Where it all began

UCTC began in 2004 with a bold idea – nothing less than to develop a wind turbine which would be a community asset and generate revenue for good causes in the Parish.  At the time it seemed like no more than a dream, this scale of project had not been undertaken on the UK mainland.  A very few enterprising island communities had made similar efforts, buoyed up by parallel successes in buying back their land into community ownership.

Untold hours were put into making it possible by a few determined founder members.  As they overcame the hurdles of producing a business plan, assessing possible environmental impact, output projections based on wind data, site acquisition, finance, planning permission and so on (many more topics than first imagined), they kept the community informed and involved.

They also overcame challenges and set-backs as they worked tirelessly to get the project funded and at the same time planned for how the project would be turned to the benefit of the community.

Community led

As UCTC began with an idea from within the community it was critical to check that a community owned turbine was supported and that there were plans in place to spend the potential income once the turbine was producing electricity.

The community joined in with enthusiasm, and a large majority welcomed the proposal.  The original site chosen was changed after this consultation process to reduce possible nuisance.  The slight reduction on the optimum output was considered a good trade-off as it kept local support high.  Not everybody finds wind turbines an attractive addition to the countryside!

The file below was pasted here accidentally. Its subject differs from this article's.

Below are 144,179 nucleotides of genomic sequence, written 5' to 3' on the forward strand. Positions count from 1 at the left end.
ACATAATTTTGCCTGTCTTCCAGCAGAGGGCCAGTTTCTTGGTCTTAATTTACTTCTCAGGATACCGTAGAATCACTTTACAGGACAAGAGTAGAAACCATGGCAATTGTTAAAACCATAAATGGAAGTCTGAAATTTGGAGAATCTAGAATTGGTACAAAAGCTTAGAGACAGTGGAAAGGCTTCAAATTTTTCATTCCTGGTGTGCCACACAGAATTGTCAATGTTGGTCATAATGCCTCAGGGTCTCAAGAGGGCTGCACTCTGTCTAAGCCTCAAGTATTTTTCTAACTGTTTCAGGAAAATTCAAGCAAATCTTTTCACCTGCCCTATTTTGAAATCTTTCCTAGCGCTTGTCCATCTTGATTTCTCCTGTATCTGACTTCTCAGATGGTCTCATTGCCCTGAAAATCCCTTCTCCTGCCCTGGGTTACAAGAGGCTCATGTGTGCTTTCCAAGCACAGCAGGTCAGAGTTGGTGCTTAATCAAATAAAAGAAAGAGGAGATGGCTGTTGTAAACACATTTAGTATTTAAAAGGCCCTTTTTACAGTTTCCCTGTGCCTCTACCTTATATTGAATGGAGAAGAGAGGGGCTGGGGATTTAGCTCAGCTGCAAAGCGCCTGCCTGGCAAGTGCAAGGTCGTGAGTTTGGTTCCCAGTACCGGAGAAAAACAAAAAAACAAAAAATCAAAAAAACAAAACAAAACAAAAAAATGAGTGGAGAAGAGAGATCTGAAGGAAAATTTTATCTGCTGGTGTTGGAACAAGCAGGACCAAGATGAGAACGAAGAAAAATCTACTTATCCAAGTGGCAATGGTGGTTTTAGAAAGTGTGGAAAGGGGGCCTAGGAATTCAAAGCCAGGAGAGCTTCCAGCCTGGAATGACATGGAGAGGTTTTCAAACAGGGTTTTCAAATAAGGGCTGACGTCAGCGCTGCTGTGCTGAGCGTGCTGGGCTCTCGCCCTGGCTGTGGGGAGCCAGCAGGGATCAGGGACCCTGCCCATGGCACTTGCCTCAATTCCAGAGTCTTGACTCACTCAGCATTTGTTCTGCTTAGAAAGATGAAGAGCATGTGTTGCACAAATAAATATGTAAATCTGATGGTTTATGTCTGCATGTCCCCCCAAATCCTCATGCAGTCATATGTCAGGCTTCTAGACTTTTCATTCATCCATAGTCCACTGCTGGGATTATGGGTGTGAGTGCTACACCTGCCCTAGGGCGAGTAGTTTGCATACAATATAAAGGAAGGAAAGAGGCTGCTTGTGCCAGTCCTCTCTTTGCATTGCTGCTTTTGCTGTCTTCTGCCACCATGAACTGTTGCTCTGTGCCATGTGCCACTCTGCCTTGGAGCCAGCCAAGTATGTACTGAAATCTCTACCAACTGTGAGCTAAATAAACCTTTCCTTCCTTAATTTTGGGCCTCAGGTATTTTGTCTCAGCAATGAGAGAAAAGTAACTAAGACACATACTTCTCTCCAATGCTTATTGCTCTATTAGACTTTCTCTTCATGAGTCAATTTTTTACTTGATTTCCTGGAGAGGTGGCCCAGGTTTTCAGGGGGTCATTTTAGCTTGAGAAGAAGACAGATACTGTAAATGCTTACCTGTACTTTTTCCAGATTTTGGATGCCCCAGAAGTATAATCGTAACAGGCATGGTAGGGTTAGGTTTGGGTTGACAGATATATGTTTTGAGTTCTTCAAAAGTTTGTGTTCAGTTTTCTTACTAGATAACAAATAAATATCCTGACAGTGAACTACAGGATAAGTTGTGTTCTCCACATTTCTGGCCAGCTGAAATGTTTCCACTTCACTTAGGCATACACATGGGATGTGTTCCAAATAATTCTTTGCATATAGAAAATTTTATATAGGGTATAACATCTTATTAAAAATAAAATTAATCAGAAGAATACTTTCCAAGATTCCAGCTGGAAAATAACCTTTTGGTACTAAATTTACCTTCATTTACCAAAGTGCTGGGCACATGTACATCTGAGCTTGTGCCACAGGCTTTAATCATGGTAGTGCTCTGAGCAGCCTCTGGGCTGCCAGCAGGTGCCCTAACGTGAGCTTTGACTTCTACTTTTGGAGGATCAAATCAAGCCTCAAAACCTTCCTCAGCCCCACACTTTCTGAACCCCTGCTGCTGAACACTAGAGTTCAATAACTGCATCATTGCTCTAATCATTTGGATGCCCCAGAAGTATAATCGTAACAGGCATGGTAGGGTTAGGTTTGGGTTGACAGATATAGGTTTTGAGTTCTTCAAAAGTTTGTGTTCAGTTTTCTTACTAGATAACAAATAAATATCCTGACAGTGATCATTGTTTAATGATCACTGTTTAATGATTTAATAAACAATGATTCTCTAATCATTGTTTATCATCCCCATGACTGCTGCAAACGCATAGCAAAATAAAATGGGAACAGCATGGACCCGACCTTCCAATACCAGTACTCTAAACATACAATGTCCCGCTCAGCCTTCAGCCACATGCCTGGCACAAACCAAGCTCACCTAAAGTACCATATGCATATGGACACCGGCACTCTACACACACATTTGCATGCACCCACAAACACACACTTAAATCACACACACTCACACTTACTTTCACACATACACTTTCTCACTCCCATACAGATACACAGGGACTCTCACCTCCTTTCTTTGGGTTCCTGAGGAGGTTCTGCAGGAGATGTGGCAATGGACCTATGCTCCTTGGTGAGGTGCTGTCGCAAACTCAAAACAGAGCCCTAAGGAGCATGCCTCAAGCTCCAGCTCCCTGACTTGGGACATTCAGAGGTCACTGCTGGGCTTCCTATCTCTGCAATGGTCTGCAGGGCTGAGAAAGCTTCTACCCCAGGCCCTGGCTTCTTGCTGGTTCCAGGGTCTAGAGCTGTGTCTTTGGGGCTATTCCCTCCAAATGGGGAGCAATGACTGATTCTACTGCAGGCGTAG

What was most encouraging was the enthusiasm for possible community gains that might be offered, and a portfolio of ideas was produced through running events like ‘Planning for Real’.

As the construction of the turbine was completed, charity rules meant that a separate charitable body had to be formed to handle the revenue for charitable purposes.

Getting good governance

The right structures produce the most benefit possible for the community so it was important to get the governance right.  UCTC had to be community controlled and led and be eligible for charitable status.  The Turbine Company needed to operate as a trading subsidiary with its operating profit forming the main income for UCTC.

Getting charitable status was a slower process than expected, but was finalised in early 2014. UCTC had to obtain charitable status from the Office of the Scottish Charity Regulator (OSCR) and recognition as a charity from HM Revenue and Customs.  This was easier said than done and meant complying with both Scots Law and the law of England and Wales.  After much delay and effort both bodies were satisfied and UCTC could now plan for a secure financial future.